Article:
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4882 Notes

Until you’re about the age of twenty, you read everything, and you like it simply because you are reading it. Then between twenty and thirty you pick what you want, and you read the best, you read all the great works. After that you sit and wait for them to be written. But you know, the least known, the least famous writers, they are the better ones.

304 Notes

Five Ways To Be A Better Poptimist

nprmusic:

1. Don’t insist that pop be hip. A good chunk of mainstream music gains inspiration from more cutting-edge stuff — always has. (Remember when The Monkees went psychedelic?) But plenty of it plays by other rules: It could be rooted in Christian contemporary music, emo, or soft rock. That…

142 Notes

gettyimagesarchive:

Picture Post photographer THURSTON HOPKINS is 101 today!

HAPPY BIRTHDAY!

CLICK HERE to read a piece written by our curator Sarah McDonald (@PhotoFramed) for Hopkins’ 100th birthday last year.

CLICK HERE to see more photos from the photojournalist The Guardian called one of the greatest of the 20th century. 

From the top:

Picture Post Photographer Thurston Hopkins in Tonga, 26th December 1953. Hopkins is sitting under a home-made sign reading ‘Picture Post South Seas Office, Tonga’. Picture Post - 6832 - Report From Tonga - pub. 1953 

12th February 1955: A young couple getting to know each other at the Manchester University Student Union Fresher’s Ball.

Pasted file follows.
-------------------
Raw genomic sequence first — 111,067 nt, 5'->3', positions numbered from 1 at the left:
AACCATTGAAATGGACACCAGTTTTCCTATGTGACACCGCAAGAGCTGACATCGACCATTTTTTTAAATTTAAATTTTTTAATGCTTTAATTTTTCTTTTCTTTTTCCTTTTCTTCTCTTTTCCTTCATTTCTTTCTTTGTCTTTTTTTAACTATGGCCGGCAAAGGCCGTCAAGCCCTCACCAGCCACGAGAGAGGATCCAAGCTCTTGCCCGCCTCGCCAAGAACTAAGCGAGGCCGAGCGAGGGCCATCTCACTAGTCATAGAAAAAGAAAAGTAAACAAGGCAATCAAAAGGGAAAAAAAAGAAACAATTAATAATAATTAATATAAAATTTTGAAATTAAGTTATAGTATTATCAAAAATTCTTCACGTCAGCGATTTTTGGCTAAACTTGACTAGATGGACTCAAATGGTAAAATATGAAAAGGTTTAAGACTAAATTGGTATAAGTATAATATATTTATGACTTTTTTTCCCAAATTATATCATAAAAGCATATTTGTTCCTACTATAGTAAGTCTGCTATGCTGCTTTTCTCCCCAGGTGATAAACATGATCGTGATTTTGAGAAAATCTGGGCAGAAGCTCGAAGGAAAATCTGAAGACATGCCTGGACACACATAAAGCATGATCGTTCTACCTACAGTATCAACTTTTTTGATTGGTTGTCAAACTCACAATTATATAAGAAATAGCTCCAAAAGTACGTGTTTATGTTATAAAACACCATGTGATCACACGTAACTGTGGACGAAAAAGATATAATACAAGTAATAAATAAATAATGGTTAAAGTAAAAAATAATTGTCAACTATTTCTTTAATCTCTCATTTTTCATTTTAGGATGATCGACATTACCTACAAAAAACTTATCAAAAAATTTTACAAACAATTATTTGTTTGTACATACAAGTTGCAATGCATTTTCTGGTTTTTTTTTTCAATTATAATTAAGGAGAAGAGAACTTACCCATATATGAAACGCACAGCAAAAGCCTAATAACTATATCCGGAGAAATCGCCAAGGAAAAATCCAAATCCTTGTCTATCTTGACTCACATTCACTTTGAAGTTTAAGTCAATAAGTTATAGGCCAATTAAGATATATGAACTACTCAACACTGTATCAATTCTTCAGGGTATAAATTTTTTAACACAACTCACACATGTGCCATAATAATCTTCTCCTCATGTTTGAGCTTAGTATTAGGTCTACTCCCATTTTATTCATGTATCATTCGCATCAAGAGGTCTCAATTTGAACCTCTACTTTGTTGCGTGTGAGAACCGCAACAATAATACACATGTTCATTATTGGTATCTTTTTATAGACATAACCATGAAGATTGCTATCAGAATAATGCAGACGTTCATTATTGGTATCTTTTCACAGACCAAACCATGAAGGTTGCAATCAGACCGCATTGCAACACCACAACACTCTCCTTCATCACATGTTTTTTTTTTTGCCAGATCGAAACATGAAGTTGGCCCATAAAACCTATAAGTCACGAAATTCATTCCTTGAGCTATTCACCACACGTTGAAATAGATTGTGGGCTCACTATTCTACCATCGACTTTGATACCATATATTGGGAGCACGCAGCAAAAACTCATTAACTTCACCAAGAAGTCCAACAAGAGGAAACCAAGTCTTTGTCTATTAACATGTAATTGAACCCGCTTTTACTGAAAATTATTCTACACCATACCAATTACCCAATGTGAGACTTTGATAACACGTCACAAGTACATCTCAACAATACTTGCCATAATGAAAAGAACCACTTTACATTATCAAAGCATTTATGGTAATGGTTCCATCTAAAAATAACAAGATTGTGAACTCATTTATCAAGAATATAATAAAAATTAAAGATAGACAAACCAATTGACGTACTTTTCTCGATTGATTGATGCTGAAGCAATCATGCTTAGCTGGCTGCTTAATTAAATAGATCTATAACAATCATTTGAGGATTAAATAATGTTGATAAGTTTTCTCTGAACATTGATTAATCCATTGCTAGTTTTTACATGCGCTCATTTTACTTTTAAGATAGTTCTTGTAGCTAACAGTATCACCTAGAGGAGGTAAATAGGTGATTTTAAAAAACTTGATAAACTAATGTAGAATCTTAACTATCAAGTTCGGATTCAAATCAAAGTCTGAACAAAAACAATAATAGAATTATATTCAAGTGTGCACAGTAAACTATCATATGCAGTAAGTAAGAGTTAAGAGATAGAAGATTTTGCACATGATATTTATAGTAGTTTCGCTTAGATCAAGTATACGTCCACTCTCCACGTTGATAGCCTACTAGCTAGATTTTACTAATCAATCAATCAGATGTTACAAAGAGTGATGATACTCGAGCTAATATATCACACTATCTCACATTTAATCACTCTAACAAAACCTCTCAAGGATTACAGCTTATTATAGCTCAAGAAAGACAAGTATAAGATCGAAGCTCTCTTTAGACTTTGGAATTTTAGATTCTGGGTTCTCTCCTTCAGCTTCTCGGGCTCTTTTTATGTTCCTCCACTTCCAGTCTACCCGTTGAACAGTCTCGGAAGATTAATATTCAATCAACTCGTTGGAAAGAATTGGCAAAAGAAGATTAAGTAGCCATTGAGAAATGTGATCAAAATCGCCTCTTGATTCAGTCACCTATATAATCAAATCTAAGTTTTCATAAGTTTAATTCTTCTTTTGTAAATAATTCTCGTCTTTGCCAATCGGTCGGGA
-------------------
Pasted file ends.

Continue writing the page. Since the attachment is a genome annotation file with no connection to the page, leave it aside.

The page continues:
A parade of lifeguards from the Life-Saving Clubs of Sydney at the Surf Carnival during the Royal tour of Australia and New Zealand, 23rd January 1954. Picture Post - 6832 - Royal Tour:The Empire’s Finest Life Saver - pub. 1954 

June 1956: A busy street in Madrid reflected in a shop window. Original Publication: Picture Post - 8493 - Madrid - unpub.

 

19781 Notes

humansofnewyork:

"You want to photograph me eating chicken?""Yep.""Well, if I let you, I need you to help me deliver a message.""What’s that?""I work at this library. And before that, I was coming here for twenty years. It’s my favorite place in the world. As many people know, the main reading room of this library is supported by seven floors of books, which contain one of the greatest research collections in the world. Recently, the library administration has decided to rip out this collection, send the books to New Jersey, and use the space for a lending library. As part of the consolidation, they are going to close down the Mid-Manhattan Library Branch as well as the Science, Industry, and Business Library. When everything is finished, one of the greatest research libraries in the world will become a glorified internet cafe. Now read that back to me."